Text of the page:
A: It’s a nice change of pace from performing surgery on people’s Soundcloud demos.
V: Yeah, that’s always a problem. When you work on virtual stuff, laptop kind of stuff, it doesn’t sound real. It’s hard to get something that’s not there out of this fake sound. It’s like a hologram. When you see it far away, you say, “Oh, this person is there.” But when you come up close and try to touch it, there’s nobody there. It’s the same for sound and it makes my work more difficult. But sometimes you get a great album like Emily’s to work on.
A: Emily came to visit you at your home studio outside Paris during the mixing phase; how did you work together?
V: She came to visit me at the beginning and I was honestly surprised by that at first. Usually, I mix on my own first, but she came right at the beginning of the mixing process. Usually, especially when you’re just starting on a mix, you don’t want the artist to be behind you for many reasons. You need to start working. But funnily, that was the best thing that could have happened because this album is so intense. She could tell me about every song herself and in-person. We spent time listening to every song together, listening to every drum pattern. Emily explained each song like, “I wrote the song because of this, this is the atmosphere I’d like to have, this is the vision I have for this song.” We just started to figure out how she wanted it to sound as a complete thing. And that was really nice to finally have that approach with the artist at the beginning before going into the mix. It’s rare.
A: So, you usually work something up on your own then go back and forth with the artist?
V: Yes. It depends though. If an artist comes to me to do a single because they want to be played on Top 40 radio or whatever, they’ll send me the stems or a rough demo and I’ll do what’s expected to be done on this kind of song and send it back to the artist or the record company. We’ll exchange emails or stream live and go back and forth for a bit and that’s the way it works. When you work on an entire album like Emily’s, it’s a different vision. It’s going to be a story. It’s not just a compilation of songs. It’s a whole thing working together, written at the same time. That takes a whole other approach. How will this sound in its entirety? What are the singles? Maybe, let’s make more of a radio mix for those…It’s a different approach.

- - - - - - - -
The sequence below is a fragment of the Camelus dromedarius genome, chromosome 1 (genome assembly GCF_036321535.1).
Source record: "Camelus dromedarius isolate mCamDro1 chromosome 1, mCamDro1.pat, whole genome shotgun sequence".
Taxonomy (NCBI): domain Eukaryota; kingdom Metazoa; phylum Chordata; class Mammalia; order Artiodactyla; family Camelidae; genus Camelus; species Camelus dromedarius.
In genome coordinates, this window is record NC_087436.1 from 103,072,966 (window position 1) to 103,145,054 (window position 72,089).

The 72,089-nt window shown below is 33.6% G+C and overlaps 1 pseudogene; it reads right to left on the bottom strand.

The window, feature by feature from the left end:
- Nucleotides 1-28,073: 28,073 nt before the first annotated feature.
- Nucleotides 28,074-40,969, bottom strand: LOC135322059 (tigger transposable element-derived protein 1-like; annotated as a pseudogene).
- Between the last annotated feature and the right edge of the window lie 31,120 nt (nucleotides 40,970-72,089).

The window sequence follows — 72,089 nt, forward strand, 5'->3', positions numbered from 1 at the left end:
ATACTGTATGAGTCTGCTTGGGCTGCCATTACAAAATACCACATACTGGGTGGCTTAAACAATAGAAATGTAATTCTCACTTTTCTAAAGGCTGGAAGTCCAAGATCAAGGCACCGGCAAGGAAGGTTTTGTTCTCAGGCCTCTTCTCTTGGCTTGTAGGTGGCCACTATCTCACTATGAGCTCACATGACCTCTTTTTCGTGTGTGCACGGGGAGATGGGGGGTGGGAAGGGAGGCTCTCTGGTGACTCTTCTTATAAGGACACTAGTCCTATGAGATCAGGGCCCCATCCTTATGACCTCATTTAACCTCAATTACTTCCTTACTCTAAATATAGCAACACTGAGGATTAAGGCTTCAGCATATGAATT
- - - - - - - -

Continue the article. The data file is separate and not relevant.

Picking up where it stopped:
“To me, the vocal lead was the key. Emily’s vocals were the central thing that would not move on this record. Everything orbited around her vocal.” – Veronica Ferraro
A: What were some of the challenges for you as a mixer in telling this story?
V: The challenge was that not every song sounded the same; there was a lot of difference. It needed to tie together. To me, the vocal lead was the key. Emily’s vocals were the central thing that would not move on this record. Everything orbited around her vocal. That was quite important. There are so many things happening everywhere, but you still have Emily in the center of the mix singing the song. Each of the song itself could be played with only a guitar and vocal. If you imagine that and build on top of it with all the other instruments, you have a foundation to work with.
A: Do you like to mix in a sequence? Do you completely finish one song before moving on to the next?
V: Usually, I’m doing work on three or four songs at the same time. I’ll start on one and once I don’t have any more new, fresh ideas, I’ll jump to a new one, then come back. I like to do that. It’s really cool to be able to do that because when you’re working, you’re working only when you have new ideas and you’re feeling inspired. Otherwise, you can spend hours doing not a whole lot just because your mind is not focused on the song. You’ve been listening to it all day so you’re done with it. You want to move to something else.
A: What was your favorite song to mix?
V: Probably the first song that I started to work on, “Ok Corral.” I spent a long time on it because it was the beginning and the beginning is always a longer process. You’re looking for what’s going to work, what will be the central ideas on this album? The further you get into the album, the more you mix, the better you understand—you’re building—“Ah, now I understand, this goes there, that goes here, that makes sense!” “Fly” was my other favorite to work on. Those were the two songs that I was really focused on. And then the last one I did, the duet, “Long Haul.” That was a mostly folk song which was cool. It was a little different from what I usually do.